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The Plane Without a Destination

Ever been up in the air and not know where you are going? Well I was in that state this weekend.

I was quite excited this weekend.  It was going to be my first true weekend excursion since arriving in the Côte d’Azur.  I had a dear and close friend of mine coming into Paris for his birthday weekend.  He had asked me to come see him but I publicly declined the offer.  Yet secretly I bought an Air France ticket to Paris in order to surprise him.  I can’t fully explain the feeling of having Paris so close.  It is similar to going to Pittsburgh from Philly back in the States.  There is a low-cost airline, Easy Jet, that does Paris-Nice route keeping the price of the tickets low and affordable.  The route isn’t long as you are in Paris in little over an hour.  Consequently doing a weekend run of leaving Friday night and returning Sunday evening is very feasible.  Paris truly has something in the air that energizes you and I believe I so needed this escape to be re-energized.

Within this oasis is a little dirty water. The strikes on the retirement reform in this country are still occurring.  The unions have demanded for continuous and sporadic striking instead of just one unified day of it.  I felt the sting of a French strike on my Friday night flight to Paris.

 

New meaning to an open-ended ticket . . .

New meaning to an open-ended ticket . . .

 

I got home from work, quickly changed clothes, hoped the #23 bus and zoomed to the airport full of an adrenaline rush.  Once I reach Terminal 2 of the Nice Côte d’Azur Airport, I went straight for the security line as I had already printed my boarding pass at work.  Paris was so much on my mind that it did not register that the ticketing lines were abnormally long for a Friday evening.  I was too excited to be surprising my friend in a few hours.  After getting through security (which is breeze compared to what American airports demand of you) I looked at the monitor for my gate number.  The keyword annulé was all over the place followed by the word en retard.  The air traffic controllers in Paris were at it again and not letting anyone land in the airports.  Flights were either cancelled or delayed.  I lucked out because my flight was still scheduled to leave as the vast majority of the Paris bound passengers needed to be rerouted, hence why the ticketing lines outside were so long.  My plane was scheduled to leave at 8:00 p.m. sharp but was listed not to leave till 9:25 to then only get delayed further to 10:10.  Sitting there at the airport eating my vacuum sealed chicken rôti sandwich, my spirits were slightly dampened.  It was clear that I would not see my friend to surprise him that night.  My presence to him will have to be postponed to the following morning.  Not the end of the world.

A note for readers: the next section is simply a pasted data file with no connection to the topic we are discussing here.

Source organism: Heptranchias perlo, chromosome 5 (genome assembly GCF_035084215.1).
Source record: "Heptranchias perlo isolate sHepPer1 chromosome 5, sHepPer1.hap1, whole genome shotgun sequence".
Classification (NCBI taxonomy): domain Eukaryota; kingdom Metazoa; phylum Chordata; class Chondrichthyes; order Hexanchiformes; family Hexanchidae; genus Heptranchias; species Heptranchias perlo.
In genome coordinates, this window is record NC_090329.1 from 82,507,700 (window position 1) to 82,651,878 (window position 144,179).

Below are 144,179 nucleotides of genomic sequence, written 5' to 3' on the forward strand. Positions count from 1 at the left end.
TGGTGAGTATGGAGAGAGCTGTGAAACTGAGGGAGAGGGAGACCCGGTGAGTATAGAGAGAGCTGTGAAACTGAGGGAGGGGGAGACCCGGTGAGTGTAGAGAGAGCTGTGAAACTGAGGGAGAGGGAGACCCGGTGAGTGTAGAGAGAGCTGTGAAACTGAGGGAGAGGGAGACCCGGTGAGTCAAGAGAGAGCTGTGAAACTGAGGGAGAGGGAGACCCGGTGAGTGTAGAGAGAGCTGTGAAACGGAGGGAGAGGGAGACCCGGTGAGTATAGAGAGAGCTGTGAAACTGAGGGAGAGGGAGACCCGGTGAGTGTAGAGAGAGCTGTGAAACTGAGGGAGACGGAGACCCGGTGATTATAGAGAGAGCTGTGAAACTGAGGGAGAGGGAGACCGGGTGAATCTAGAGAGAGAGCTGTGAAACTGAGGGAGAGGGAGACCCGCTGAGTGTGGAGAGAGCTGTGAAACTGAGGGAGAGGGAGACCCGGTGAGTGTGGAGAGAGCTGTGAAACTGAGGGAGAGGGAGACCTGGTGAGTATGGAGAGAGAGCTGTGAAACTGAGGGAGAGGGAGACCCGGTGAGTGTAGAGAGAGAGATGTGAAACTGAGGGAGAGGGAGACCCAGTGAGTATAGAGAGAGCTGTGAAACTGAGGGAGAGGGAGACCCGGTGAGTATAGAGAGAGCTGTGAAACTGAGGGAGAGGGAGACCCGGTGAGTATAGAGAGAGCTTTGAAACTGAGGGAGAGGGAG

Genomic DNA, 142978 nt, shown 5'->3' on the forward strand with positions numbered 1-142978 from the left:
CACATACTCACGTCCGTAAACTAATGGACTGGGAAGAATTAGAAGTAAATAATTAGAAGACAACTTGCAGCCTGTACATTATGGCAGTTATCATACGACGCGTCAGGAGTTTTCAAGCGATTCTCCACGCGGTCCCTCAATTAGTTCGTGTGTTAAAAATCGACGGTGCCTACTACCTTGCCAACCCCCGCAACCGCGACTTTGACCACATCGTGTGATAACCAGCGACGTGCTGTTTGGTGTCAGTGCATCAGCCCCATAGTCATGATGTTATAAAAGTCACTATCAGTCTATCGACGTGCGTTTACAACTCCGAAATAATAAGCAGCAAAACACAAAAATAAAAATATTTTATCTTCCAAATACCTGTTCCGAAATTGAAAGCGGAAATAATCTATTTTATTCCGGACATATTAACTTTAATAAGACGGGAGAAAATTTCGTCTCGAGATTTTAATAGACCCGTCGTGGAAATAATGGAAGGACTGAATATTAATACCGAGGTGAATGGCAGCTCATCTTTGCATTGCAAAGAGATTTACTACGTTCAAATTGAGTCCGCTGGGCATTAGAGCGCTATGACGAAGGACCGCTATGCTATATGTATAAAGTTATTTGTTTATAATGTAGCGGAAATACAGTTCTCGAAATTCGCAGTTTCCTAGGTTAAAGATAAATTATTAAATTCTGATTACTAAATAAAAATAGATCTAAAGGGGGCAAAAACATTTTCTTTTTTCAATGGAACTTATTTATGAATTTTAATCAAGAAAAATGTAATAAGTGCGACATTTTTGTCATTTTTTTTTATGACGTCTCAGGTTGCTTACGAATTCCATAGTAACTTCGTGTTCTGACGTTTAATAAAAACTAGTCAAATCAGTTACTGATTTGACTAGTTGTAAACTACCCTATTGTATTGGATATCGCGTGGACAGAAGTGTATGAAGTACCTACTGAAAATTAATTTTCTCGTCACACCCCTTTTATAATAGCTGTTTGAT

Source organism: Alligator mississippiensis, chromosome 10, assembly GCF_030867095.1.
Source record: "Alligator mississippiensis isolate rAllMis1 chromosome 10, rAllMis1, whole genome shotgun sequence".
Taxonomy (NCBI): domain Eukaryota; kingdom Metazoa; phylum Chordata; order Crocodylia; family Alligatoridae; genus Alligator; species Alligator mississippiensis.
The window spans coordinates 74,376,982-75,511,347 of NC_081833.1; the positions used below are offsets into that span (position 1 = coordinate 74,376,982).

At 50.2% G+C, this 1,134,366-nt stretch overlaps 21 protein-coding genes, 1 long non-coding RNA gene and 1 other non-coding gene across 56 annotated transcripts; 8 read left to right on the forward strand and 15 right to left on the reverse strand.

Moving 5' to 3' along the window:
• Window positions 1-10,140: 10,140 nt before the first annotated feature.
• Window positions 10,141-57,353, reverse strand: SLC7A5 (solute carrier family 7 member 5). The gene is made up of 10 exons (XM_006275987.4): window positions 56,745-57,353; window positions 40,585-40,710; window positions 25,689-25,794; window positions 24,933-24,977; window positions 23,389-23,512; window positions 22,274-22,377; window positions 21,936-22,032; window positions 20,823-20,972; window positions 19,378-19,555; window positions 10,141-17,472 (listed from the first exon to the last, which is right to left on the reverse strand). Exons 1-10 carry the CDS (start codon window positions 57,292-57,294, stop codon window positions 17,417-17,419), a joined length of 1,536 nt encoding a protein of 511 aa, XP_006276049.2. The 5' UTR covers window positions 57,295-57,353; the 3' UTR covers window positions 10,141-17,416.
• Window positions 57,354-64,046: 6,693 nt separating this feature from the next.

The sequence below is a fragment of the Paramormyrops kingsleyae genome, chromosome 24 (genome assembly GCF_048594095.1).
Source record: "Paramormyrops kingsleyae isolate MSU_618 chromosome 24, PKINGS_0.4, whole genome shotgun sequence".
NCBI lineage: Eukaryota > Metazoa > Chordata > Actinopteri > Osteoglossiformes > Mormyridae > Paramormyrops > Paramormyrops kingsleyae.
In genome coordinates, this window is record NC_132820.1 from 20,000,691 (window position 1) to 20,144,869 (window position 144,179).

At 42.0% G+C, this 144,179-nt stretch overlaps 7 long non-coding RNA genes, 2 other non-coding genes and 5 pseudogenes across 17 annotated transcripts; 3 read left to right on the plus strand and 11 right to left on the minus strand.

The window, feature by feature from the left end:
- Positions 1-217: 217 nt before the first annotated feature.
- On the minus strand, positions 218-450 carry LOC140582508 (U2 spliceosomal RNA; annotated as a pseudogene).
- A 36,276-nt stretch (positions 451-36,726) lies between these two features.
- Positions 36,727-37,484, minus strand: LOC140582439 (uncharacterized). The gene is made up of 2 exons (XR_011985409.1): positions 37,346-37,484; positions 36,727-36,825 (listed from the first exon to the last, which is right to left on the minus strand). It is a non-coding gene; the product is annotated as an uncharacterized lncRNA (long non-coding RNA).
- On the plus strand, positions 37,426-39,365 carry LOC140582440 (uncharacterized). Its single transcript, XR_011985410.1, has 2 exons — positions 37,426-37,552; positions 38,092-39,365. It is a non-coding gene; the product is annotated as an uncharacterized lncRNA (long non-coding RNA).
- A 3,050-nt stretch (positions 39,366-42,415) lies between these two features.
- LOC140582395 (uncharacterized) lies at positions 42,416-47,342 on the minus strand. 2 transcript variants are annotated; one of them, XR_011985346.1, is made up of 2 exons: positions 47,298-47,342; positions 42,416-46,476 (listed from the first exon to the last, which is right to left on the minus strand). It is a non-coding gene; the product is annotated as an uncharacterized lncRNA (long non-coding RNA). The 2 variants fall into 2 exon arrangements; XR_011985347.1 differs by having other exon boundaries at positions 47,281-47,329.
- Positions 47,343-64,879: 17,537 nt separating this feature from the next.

Finally, 10:10 approaches and everyone is hovering around the gate in order to make this flight happen.  Then right as the attendant announces boarding for the flight, she makes it clear we are going to Charles de Gaulle.  Everyone paused with a slight expression of being dumbfounded.  Our boarding passes clearly state Paris Orly, the other Parisian airport.  It was clear if we wanted to get to Paris tonight, we had to adjust and go to CDG, Orly wasn’t taking any more planes.  sigh.  Well, okay let’s go!  It was amazing of the French reaction to all this disruption – they were surprisingly cool and calm about it.  They weren’t happy but they weren’t viscerally agitated either.  These strikes are supported in theory by the majority of the population but the French are smart enough to recognize that something needs to be done.  Everyone is taking this moment in French history in stride.  We board the plane and the pilot promptly reminded everyone to be respectful to the staff because they weren’t the ones on strike.  In any case, shortly after take-off the pilot makes another announcement that we are now back on route to Orly, a change in direction.  Several passengers applauded.  In the midst of distributing beverages among the cabin, the pilot came back over the intercom and concluded that we are rerouted back to CDG, not Orly.  It wasn’t till the beginning of our descend that pilot announced with conviction that we will be arriving in Orly as scheduled.  Again, more applause.  In spite of my record of traveling sagas, I have never been on a place that did not know where it was going like this one.  Finally I was curbside and hailing a taxi at 12:30 a.m., 3 hours overdue.

To make this epic a short story, the rest of the weekend was terrific!  I surprised one friend, saw another old friend, dined with new friends and said rebonjour to my friend Paris.  Surprisingly my flight back to Nice was uneventful.  I am home safe and sound and still smiling.

So when is this strike going to end? I am not sure but the big talk everywhere is the potential fuel storage.  The unions have taken French refineries hostage and the French police are having to get involved to release the trucks.  The CDG airport claims it only has enough fuel for the planes through the end of this week.  The Orly airport is in better shape projecting it has enough to last several more weeks.  If you want further information I encourage you to check out Michael Barrett’s blog for the informative BBC article in English.

So tonight I will sleep in my bed still smiling. You could say it is because of seeing wonderful friends.  You could say it is because of Paris.  You could say it is because of good food and wine.  But you are better of saying it is because I will be getting in a car tomorrow where I am in full control of my destination . . . with a full tank of petrol!

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Categories: Everyday Life, Travels
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